Our oldest male, Boomer Bear, out for a walk with Sarah. All our adult dogs are trained to follow verbal and hand obedience commands, as well as having good house manners. All will do basic commands such as come, sit, down, kennel (go to kennel). We think it is important for a new owner to understand how the dog thinks of itself and its relationship to the owner. Pyrs tend to be independent and need to know that the owner is the "alpha dog." We spend time with each new owner showing how to train and care for their dog.
Great Pyrenees like our female, Honey Bear, are sensitive and gentle in their behavior toward even the smallest child. Our Pyrs guard our livestock and property as well as being loving pets. The "gentle giants" keep our farm predator free. Pyrs are the most effective way to keep coyotes and dog packs away from sheep, goats and cows. Though some of our neighbors have had losses, we do not lose sheep, chickens, ducks and geese to predators, thanks to the Pyrs.
Our dogs are working dogs rather than show dogs. Boomer was bred from goat and cattle guarding Pyrs in Missouri. His territory includes the barn and the pasture. He patrols the fence line and then parks himself close by the grazing sheep where he can keep an eye on things. His thick two-layer coat keeps him warm in our cold Minnesota winters. Sarah is posed with Baron, our new male pup from Texas. He comes from cattle guarding AKC parents and is a welcome addition to the pack. The next picture is Baron at one year, along with Honey Bear and Kodi. They are inside our alternate pasture for the sheep which formed by an electric fence. Because of the closeness of the highway, the value of the dogs, and our need to control breeding, we do not let the pyrs loose unsupervised. The pastures provide large areas for them to exercise and perform their guard duties. Here, Honey Bear on the right, Boomer and Kodi, look at Jessie who just came over for a chat. Jessie is the youngest and note her submissive posture.
We've had a lot of rain, so these puppies have discovered mud puddles. To move 120 pounds of muddy cannines to a dryer spot, I had to improvise for the seven-week old pack. Jessie and Josie lick their chops when Sarah approaches with doggie treats. Sarah makes her rounds daily to visit with each dog and practice their training. Often she takes the younger dogs out on the leash for training to the fence line.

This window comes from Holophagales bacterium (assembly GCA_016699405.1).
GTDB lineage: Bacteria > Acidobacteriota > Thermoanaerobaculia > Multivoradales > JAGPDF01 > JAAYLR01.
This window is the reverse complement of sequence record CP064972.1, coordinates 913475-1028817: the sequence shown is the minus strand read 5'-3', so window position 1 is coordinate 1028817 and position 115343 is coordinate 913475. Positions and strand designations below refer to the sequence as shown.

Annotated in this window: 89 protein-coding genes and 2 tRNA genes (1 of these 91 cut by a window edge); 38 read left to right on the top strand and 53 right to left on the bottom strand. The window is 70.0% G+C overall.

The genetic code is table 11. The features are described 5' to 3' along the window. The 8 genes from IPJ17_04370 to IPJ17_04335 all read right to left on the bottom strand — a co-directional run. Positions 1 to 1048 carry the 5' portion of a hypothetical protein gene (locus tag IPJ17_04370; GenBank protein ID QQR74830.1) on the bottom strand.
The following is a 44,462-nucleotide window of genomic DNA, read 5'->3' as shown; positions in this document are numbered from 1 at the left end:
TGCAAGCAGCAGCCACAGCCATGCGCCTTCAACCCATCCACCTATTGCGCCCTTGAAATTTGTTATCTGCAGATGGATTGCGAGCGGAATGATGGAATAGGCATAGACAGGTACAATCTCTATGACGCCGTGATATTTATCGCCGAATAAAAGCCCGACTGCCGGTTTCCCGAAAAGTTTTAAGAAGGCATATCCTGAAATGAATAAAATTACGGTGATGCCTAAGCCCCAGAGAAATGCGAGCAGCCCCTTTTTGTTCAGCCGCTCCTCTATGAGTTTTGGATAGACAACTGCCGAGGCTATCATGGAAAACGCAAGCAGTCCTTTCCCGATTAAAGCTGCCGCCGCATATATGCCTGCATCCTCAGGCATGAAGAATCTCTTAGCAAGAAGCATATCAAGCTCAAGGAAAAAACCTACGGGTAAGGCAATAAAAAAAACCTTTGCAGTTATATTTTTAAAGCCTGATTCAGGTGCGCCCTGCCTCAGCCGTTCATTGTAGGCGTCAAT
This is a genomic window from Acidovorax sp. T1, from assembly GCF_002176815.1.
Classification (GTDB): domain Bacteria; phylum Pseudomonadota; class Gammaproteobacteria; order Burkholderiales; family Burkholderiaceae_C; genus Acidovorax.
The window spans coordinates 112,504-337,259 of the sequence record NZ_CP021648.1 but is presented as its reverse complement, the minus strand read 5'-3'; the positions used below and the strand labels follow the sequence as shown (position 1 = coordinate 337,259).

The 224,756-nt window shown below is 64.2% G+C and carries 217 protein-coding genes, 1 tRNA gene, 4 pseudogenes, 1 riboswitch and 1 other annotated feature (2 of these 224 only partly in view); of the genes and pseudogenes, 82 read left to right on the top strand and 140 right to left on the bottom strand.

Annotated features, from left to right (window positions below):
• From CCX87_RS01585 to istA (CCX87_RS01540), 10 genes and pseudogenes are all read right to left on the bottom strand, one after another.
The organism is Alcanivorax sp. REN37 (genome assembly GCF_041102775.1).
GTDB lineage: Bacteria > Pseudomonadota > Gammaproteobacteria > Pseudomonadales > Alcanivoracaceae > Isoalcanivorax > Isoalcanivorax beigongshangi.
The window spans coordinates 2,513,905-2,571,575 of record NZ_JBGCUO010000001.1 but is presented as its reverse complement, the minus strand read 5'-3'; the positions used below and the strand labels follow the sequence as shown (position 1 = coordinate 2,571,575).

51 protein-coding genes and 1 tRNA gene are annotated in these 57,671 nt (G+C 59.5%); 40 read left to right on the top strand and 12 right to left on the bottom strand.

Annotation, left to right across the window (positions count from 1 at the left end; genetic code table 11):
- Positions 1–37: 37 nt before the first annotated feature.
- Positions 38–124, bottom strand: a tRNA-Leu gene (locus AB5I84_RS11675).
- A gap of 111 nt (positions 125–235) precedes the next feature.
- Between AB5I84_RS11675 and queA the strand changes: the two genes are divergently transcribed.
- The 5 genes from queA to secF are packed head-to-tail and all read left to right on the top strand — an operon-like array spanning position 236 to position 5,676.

A Snow Day
Thanks to professional photographer, Mitch K., for these great pictures.
Pyr Pups Going Home
The big day is almost here. The Pry puppies are getting ready to go to their new homes. It is a busy time for me at Milk and Honey Farm.
The puppies will be wormed with Nemex 2, and receive the first series of their puppy shots. We use Canine Spectra 7. It contains canine distemper-adenovirus type 2- parainfluenza-parvovirus vaccine, modifified live virus, and Leptospira Bacteria. We recommend to all our new puppy owners that they take their puppy to a vet to maintain the worming and shots program.
In addition, the puppies will have their toe nails trimmed. Bob will explain to the new owners how to trim the dew claws when the pups are picked up.
Then, there is the BATH! This is always an adventure, both for the puppies and for me. I use Johnson’s no tears puppy shampoo, lots of warm water, and a mild vinegar rinse. After a complete scrubbing, from top to bottom, the pups are towel dried. Then comes the part the usually do NOT like—the BLOW DRYER.
When they are completely dry, I begin the combing and brushing. They like this and look like little fluffy bears when I am finished. The challenging part of this entire procedure is to manage to keep the puppies clean until they are picked up by their new family!!!
FARM VOLUNTEERS –“the puppy brigade”
Volunteers make my life easier at busy times on the farm. Preparing eight Pry puppies to go to their new homes is one of those times. The process includes puppy shots, worming, nail clipping, and the first serious bath. The bath is one of those times when the volunteers make a huge difference. The “Puppy Brigade” helped with baths for Jesse and Barons pups. There were three generations of puppy scrubbers, dryers, and brushers. They scrubbed with shampoo suds, and then rinsed with a vinegar water solution. The next step was towel drying and then on to the blow dryer. The last step was brushing, combing and fluffing. This whole process included a LOT of puppy cuddling and petting.
Here's their Pyr. Pyrs like Hattie are cool!